Dr. Haeck notes that while there isn't a time limit per se, being under anesthesia for more than 5 to 7 hours can bring on increased risk for recovery. This is a particular issue when two major invasive procedures are combined, like liposuction and abdominoplasty. "There are always issues of correct monitoring – should that patient go home, should that patient be monitored overnight – but that's especially true when it's combined with liposuction because of the amount of local anesthesia that gets used," he explains. "If there is a lot of liposuction performed in conjunction with another major surgery, the lidocaine that's used during liposuction sometimes doesn't peak in the blood stream until several hours after the procedure is over. So the potential to have cardiac side effects occurs after the patient has been sent home."

"The really dangerous time limits are up to 10 to 12 hours of surgery that combine major procedures like abdominoplasty, breast surgery, and a face lift. That goes beyond common sense," concludes Dr. Haeck, adding that some states are beginning to set time limits of 4 to 6 hours for surgery done outside of a hospital setting, such as office-based or ambulatory surgery procedures.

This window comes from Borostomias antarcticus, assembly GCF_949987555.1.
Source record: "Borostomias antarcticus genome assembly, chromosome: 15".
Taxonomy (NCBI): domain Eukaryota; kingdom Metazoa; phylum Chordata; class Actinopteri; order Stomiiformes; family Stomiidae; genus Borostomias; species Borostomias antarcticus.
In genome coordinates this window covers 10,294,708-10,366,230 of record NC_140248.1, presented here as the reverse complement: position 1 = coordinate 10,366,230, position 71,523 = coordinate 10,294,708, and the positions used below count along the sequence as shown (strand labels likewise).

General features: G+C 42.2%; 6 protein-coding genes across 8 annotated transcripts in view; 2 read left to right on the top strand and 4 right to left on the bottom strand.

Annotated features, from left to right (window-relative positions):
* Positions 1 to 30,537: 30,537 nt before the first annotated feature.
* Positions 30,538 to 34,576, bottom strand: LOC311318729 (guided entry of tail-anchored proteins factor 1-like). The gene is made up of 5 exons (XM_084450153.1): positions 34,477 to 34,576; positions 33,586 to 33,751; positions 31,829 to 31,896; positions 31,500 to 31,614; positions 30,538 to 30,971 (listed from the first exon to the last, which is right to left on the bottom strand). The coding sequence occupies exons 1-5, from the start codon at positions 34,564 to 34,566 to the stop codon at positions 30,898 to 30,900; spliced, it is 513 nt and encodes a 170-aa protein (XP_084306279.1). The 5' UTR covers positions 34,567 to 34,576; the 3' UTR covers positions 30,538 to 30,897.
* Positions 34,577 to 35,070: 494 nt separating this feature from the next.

However, a study involving 248 patients over a 10-year period and released in 2005 concluded that there was no statistically significant increase in minor or major complications in patients who underwent prolonged anesthesia. The patients were divided into four groups according to their surgeries: abdominoplasty only, abdominoplasty with breast surgery, abdominoplasty with face lift, and abdominoplasty with both breast and face lift surgery.